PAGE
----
“Caricature of Audrey Beardsley,” by Max Beerbohm

Wikis > "Caricature of Audrey Beardsley," by Max Beerbohm

This image is titled, “Caricature of Audrey Beardsley,” by Max Beerbohm. The medium is a wood engraving after a caricature drawing.

This image is from a little magazine titled, The Savoy, which was published by Arthur Symons.  Beerbohm depicts an abstracted Audrey Beardsley, an artist who helped Symons found and illustrate The Savoy after his discontinuation from The Yellow Book due to the Oscar Wilde scandal. Beerbohm’s caricature is featured on page 161 in the second volume of The Savoy, published in 1896.  Click here to view Beerbohm’s image in the flipbook version of The Savoy: Volume 2  https://archive.org/stream/savoy_1896_02/#page/n169/mode/2up

Caricature portrait of a man with a large angular head disproportionate to a thin human body and elongated fingers. The man is wearing a tuxedo and walking a toy dog (poodle) on a leash. The background features Audrey Beardsley's name in block text with trees drawn on top of his name.
A Caricature of Audrey Beardsley, by Max Beerbohm (1896).

The caricature was a curiosity to come across due to its glaring dissimilarity to other artworks in the second volume of The Savoy. Other images in the volume are depicted with a heavy-handed brush or ink, with more serious undertones that connote either religion or sexuality. From previous analysis in class, it was determined that The Savoy was a magazine that catered to the general public, made accessible to the lower and middle class by its cheap price. Due to its circulation in the common public, the content reflected topics more known in low culture media – religion, sex, and celebration of holidays.  In comparison, Beerbohm’s caricature of Beardsley is more abstract, light handed, and errs on the side of satirical comedy due to its ridiculous proportions. The image depicts Beardsley wearing a tuxedo while walking a toy dog on a leash. He has grotesquely elongated fingers, an angular head much too large for his thin body with a noticeable blank spot where his exposed brain should be (it could also be a hairstyle – hard to determine.) Through the symbolism of the caricature, one can assume that Beerbohm was satirically critiquing Beardsley and his involvement in the little magazine art community. This highbrow artistic satire feels even more so out of place when compared against the darker art content of this volume.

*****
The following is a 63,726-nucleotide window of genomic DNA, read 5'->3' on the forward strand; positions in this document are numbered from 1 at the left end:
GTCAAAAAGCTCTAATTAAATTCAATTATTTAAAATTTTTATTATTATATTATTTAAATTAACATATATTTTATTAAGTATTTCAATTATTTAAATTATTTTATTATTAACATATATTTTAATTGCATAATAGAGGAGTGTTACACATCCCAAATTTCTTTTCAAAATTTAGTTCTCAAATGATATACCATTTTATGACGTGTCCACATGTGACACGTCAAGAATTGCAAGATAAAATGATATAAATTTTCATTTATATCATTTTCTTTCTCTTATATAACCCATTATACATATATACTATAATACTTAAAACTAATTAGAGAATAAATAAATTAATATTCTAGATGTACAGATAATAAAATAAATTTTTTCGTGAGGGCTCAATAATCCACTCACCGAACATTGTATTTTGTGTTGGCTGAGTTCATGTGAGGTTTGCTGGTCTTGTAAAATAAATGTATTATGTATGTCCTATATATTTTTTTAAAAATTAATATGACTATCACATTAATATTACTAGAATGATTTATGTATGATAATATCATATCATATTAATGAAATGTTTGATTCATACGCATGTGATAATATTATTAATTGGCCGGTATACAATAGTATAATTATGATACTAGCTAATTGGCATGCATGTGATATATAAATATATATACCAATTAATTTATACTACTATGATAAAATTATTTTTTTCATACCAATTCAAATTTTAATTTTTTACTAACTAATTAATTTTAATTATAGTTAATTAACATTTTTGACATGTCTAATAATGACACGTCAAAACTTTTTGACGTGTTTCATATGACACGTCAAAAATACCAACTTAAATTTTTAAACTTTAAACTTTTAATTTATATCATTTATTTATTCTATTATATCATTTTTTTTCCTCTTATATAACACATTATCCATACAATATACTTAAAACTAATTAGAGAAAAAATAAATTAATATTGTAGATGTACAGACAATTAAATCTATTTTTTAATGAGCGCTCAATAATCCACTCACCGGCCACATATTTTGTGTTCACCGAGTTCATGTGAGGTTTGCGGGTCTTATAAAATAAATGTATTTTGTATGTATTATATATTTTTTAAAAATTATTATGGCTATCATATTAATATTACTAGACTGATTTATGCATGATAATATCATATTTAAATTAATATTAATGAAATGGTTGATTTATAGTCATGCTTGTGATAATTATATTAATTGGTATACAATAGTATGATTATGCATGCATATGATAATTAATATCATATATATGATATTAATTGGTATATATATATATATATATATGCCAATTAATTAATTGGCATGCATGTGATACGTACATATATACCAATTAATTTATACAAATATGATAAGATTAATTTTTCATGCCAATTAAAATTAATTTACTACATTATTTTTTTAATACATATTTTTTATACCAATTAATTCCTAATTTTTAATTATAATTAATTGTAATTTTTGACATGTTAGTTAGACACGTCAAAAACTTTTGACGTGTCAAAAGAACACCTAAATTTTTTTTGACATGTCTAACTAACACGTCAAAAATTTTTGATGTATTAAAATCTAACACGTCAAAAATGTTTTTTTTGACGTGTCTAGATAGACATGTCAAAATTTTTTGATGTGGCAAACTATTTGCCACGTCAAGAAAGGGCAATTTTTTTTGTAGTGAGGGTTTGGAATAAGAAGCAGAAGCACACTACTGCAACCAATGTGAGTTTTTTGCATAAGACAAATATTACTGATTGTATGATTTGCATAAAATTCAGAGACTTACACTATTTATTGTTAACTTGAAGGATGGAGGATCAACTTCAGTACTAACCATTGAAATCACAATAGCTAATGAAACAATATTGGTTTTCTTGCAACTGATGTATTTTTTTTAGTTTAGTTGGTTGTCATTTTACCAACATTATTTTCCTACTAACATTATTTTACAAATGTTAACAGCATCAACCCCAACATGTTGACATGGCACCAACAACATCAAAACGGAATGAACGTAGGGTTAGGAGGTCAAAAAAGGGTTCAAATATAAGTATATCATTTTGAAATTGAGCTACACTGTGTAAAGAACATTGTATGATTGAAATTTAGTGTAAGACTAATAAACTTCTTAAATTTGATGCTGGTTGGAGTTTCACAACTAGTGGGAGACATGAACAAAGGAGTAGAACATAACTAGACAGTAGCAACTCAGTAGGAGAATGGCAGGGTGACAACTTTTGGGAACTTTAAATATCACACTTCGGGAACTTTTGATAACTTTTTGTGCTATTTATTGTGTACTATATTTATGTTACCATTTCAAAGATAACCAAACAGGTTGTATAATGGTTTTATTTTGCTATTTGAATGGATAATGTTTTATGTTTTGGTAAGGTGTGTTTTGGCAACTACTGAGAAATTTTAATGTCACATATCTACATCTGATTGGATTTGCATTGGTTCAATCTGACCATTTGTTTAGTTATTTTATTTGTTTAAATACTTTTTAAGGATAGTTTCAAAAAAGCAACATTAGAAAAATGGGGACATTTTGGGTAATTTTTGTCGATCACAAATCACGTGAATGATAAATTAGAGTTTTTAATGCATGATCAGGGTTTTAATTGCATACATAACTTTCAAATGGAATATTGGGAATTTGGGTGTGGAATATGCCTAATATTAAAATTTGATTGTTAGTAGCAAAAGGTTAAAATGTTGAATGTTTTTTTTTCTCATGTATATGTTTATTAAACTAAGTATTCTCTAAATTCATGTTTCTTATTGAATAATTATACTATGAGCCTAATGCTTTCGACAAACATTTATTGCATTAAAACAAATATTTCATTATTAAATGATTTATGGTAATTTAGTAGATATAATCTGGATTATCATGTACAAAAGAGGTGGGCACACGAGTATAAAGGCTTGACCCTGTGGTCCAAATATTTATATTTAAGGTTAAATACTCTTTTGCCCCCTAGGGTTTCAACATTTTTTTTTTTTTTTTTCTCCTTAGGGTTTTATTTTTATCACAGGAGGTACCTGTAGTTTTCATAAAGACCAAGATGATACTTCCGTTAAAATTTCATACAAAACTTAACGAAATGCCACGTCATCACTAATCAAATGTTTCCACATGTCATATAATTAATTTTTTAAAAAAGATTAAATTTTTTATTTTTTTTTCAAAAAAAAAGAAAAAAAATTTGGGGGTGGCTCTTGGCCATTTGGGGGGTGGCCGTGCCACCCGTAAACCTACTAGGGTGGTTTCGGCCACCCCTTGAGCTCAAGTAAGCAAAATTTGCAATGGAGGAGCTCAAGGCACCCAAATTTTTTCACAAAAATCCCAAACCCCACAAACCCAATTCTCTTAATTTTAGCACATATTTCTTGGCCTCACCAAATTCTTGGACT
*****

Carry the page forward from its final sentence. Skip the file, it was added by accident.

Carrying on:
Further research is required to determine the history behind this artwork. It will be interesting to determine public opinion of Beardsley and his infamous involvement with the Wilde case. I stipulate that Beardsley’s reputation and involvement in the artistic community is what motivated Beerbohm to illustrate Beardsley in this caricature form. It’s also important to note that Beardsley himself also worked on this volume of The Savoy, contributing both cover art and image inserts. That being said, it seems unlikely that Beardsley would be unaware of this caricature submitted by a fellow artist. That begs the question, was he aware of this satire?



Beerbohm, Max. “Caricature of Audrey Beardsley” The Savoy, vol. 2, April 1896, p. 161. The Savoy Digital Edition, edited by Christopher Keep and Lorraine Janzen Kooistra 2018 – 2019. Yellow Nineties 2.0, Ryerson University Centre for Digital Humanities, 2019.


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